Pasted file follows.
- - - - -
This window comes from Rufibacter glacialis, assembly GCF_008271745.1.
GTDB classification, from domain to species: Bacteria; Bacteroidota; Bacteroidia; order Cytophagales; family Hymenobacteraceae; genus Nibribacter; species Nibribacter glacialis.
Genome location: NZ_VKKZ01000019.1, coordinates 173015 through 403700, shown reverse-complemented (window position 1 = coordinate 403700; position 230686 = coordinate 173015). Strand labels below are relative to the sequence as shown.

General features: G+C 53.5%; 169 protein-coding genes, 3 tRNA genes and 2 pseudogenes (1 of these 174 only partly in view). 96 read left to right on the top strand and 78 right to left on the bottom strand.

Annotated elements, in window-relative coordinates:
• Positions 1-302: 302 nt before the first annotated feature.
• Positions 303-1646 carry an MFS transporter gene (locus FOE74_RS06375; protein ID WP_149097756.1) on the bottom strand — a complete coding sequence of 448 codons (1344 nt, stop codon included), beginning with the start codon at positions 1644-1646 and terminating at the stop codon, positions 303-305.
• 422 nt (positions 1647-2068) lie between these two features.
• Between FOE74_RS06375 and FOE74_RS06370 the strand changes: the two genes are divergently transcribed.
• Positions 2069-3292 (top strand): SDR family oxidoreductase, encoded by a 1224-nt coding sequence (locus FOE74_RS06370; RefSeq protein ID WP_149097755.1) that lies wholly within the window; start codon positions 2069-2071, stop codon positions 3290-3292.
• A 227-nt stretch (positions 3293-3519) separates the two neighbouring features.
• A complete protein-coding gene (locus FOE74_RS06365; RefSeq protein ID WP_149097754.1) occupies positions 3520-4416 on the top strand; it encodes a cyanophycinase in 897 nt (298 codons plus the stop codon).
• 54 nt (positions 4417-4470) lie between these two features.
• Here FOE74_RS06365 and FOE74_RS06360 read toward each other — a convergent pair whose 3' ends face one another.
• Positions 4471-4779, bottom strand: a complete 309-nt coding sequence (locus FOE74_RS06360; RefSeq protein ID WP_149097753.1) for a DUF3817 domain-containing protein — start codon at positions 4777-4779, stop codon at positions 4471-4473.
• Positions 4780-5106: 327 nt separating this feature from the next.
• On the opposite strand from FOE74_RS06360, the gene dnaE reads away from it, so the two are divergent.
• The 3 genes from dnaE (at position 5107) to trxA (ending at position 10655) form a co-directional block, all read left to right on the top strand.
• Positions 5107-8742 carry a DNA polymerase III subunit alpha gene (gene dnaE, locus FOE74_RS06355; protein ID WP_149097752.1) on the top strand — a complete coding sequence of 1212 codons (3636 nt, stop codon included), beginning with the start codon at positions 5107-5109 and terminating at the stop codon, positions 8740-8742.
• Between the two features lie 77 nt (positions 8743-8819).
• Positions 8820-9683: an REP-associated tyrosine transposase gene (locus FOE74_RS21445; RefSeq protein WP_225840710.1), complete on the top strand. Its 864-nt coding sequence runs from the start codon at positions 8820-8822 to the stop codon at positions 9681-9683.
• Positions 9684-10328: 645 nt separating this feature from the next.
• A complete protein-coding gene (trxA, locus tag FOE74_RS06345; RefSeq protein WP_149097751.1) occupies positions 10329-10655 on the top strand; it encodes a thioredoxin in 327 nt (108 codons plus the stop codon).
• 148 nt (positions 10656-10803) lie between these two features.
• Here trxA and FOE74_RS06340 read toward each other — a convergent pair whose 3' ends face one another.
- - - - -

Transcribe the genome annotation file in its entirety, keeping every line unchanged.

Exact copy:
This window comes from Rufibacter glacialis, assembly GCF_008271745.1.
GTDB classification, from domain to species: Bacteria; Bacteroidota; Bacteroidia; order Cytophagales; family Hymenobacteraceae; genus Nibribacter; species Nibribacter glacialis.
Genome location: NZ_VKKZ01000019.1, coordinates 173015 through 403700, shown reverse-complemented (window position 1 = coordinate 403700; position 230686 = coordinate 173015). Strand labels below are relative to the sequence as shown.

General features: G+C 53.5%; 169 protein-coding genes, 3 tRNA genes and 2 pseudogenes (1 of these 174 only partly in view). 96 read left to right on the top strand and 78 right to left on the bottom strand.

Annotated elements, in window-relative coordinates:
• Positions 1-302: 302 nt before the first annotated feature.
• Positions 303-1646 carry an MFS transporter gene (locus FOE74_RS06375; protein ID WP_149097756.1) on the bottom strand — a complete coding sequence of 448 codons (1344 nt, stop codon included), beginning with the start codon at positions 1644-1646 and terminating at the stop codon, positions 303-305.
• 422 nt (positions 1647-2068) lie between these two features.
• Between FOE74_RS06375 and FOE74_RS06370 the strand changes: the two genes are divergently transcribed.
• Positions 2069-3292 (top strand): SDR family oxidoreductase, encoded by a 1224-nt coding sequence (locus FOE74_RS06370; RefSeq protein ID WP_149097755.1) that lies wholly within the window; start codon positions 2069-2071, stop codon positions 3290-3292.
• A 227-nt stretch (positions 3293-3519) separates the two neighbouring features.
• A complete protein-coding gene (locus FOE74_RS06365; RefSeq protein ID WP_149097754.1) occupies positions 3520-4416 on the top strand; it encodes a cyanophycinase in 897 nt (298 codons plus the stop codon).
• 54 nt (positions 4417-4470) lie between these two features.
• Here FOE74_RS06365 and FOE74_RS06360 read toward each other — a convergent pair whose 3' ends face one another.
• Positions 4471-4779, bottom strand: a complete 309-nt coding sequence (locus FOE74_RS06360; RefSeq protein ID WP_149097753.1) for a DUF3817 domain-containing protein — start codon at positions 4777-4779, stop codon at positions 4471-4473.
• Positions 4780-5106: 327 nt separating this feature from the next.
• On the opposite strand from FOE74_RS06360, the gene dnaE reads away from it, so the two are divergent.
• The 3 genes from dnaE (at position 5107) to trxA (ending at position 10655) form a co-directional block, all read left to right on the top strand.
• Positions 5107-8742 carry a DNA polymerase III subunit alpha gene (gene dnaE, locus FOE74_RS06355; protein ID WP_149097752.1) on the top strand — a complete coding sequence of 1212 codons (3636 nt, stop codon included), beginning with the start codon at positions 5107-5109 and terminating at the stop codon, positions 8740-8742.
• Between the two features lie 77 nt (positions 8743-8819).
• Positions 8820-9683: an REP-associated tyrosine transposase gene (locus FOE74_RS21445; RefSeq protein WP_225840710.1), complete on the top strand. Its 864-nt coding sequence runs from the start codon at positions 8820-8822 to the stop codon at positions 9681-9683.
• Positions 9684-10328: 645 nt separating this feature from the next.
• A complete protein-coding gene (trxA, locus tag FOE74_RS06345; RefSeq protein WP_149097751.1) occupies positions 10329-10655 on the top strand; it encodes a thioredoxin in 327 nt (108 codons plus the stop codon).
• 148 nt (positions 10656-10803) lie between these two features.
• Here trxA and FOE74_RS06340 read toward each other — a convergent pair whose 3' ends face one another.